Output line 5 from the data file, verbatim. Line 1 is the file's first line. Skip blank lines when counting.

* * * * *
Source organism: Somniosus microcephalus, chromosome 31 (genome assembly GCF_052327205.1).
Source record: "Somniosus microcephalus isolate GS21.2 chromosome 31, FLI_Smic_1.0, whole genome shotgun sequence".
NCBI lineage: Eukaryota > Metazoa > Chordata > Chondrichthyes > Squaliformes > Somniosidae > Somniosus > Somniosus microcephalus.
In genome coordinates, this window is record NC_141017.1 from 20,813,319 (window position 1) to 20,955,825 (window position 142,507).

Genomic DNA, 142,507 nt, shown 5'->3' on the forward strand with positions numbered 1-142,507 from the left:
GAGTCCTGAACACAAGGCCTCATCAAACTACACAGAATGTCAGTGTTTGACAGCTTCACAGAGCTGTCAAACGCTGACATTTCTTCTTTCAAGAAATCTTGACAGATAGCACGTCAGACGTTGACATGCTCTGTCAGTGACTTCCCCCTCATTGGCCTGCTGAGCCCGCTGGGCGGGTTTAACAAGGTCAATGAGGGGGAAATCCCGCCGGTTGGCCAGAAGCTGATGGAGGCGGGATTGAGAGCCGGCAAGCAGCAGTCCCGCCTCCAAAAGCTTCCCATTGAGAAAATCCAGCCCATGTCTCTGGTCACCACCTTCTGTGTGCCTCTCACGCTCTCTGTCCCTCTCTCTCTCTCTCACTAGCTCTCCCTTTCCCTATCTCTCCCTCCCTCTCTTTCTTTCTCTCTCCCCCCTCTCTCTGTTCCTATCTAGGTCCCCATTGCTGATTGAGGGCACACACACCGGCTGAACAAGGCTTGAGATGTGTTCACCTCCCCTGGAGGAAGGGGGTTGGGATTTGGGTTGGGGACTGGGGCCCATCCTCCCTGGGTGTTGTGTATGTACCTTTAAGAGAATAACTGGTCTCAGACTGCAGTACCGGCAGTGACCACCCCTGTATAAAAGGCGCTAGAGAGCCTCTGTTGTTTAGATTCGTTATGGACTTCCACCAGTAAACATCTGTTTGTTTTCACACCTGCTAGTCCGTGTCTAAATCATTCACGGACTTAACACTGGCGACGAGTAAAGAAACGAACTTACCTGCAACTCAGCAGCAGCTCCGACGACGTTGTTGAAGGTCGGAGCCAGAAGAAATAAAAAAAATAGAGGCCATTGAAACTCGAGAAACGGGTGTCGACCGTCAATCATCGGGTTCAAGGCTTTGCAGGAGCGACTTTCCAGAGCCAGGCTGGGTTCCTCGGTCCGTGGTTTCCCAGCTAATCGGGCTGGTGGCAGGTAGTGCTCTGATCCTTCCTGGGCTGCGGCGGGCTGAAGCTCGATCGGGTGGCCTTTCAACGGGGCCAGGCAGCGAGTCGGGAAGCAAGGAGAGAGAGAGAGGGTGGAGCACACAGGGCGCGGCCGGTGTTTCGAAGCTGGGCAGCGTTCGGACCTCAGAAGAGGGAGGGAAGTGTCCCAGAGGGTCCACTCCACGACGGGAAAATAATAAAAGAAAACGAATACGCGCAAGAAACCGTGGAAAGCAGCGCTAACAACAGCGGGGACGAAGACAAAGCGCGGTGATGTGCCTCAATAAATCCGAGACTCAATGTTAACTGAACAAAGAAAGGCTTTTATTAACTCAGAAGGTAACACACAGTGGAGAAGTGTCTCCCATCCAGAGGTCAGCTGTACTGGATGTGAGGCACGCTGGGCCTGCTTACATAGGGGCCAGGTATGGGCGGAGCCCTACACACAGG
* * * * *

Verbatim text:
Genomic DNA, 142,507 nt, shown 5'->3' on the forward strand with positions numbered 1-142,507 from the left: